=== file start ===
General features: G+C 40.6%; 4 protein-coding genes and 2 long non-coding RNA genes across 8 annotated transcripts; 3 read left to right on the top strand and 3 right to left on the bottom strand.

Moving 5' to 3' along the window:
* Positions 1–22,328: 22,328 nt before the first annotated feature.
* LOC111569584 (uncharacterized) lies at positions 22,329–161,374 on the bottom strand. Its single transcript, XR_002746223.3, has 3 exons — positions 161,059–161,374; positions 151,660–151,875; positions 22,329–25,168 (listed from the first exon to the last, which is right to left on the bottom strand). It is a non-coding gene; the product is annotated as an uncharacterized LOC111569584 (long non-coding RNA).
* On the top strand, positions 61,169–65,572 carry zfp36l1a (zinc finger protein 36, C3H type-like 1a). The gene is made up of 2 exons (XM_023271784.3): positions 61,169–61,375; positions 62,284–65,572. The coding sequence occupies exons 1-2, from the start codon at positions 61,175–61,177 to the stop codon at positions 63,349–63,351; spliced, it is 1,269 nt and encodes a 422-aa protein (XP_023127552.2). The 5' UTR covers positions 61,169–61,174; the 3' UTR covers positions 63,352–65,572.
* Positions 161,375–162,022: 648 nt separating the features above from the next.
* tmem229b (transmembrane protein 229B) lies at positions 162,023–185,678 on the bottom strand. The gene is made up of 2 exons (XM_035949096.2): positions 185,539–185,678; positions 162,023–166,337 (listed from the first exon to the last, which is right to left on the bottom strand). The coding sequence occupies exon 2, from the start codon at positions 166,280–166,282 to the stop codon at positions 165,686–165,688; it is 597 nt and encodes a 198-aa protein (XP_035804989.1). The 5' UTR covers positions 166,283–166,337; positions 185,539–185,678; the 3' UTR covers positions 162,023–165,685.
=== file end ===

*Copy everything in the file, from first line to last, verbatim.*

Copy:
General features: G+C 40.6%; 4 protein-coding genes and 2 long non-coding RNA genes across 8 annotated transcripts; 3 read left to right on the top strand and 3 right to left on the bottom strand.

Moving 5' to 3' along the window:
* Positions 1–22,328: 22,328 nt before the first annotated feature.
* LOC111569584 (uncharacterized) lies at positions 22,329–161,374 on the bottom strand. Its single transcript, XR_002746223.3, has 3 exons — positions 161,059–161,374; positions 151,660–151,875; positions 22,329–25,168 (listed from the first exon to the last, which is right to left on the bottom strand). It is a non-coding gene; the product is annotated as an uncharacterized LOC111569584 (long non-coding RNA).
* On the top strand, positions 61,169–65,572 carry zfp36l1a (zinc finger protein 36, C3H type-like 1a). The gene is made up of 2 exons (XM_023271784.3): positions 61,169–61,375; positions 62,284–65,572. The coding sequence occupies exons 1-2, from the start codon at positions 61,175–61,177 to the stop codon at positions 63,349–63,351; spliced, it is 1,269 nt and encodes a 422-aa protein (XP_023127552.2). The 5' UTR covers positions 61,169–61,174; the 3' UTR covers positions 63,352–65,572.
* Positions 161,375–162,022: 648 nt separating the features above from the next.
* tmem229b (transmembrane protein 229B) lies at positions 162,023–185,678 on the bottom strand. The gene is made up of 2 exons (XM_035949096.2): positions 185,539–185,678; positions 162,023–166,337 (listed from the first exon to the last, which is right to left on the bottom strand). The coding sequence occupies exon 2, from the start codon at positions 166,280–166,282 to the stop codon at positions 165,686–165,688; it is 597 nt and encodes a 198-aa protein (XP_035804989.1). The 5' UTR covers positions 166,283–166,337; positions 185,539–185,678; the 3' UTR covers positions 162,023–165,685.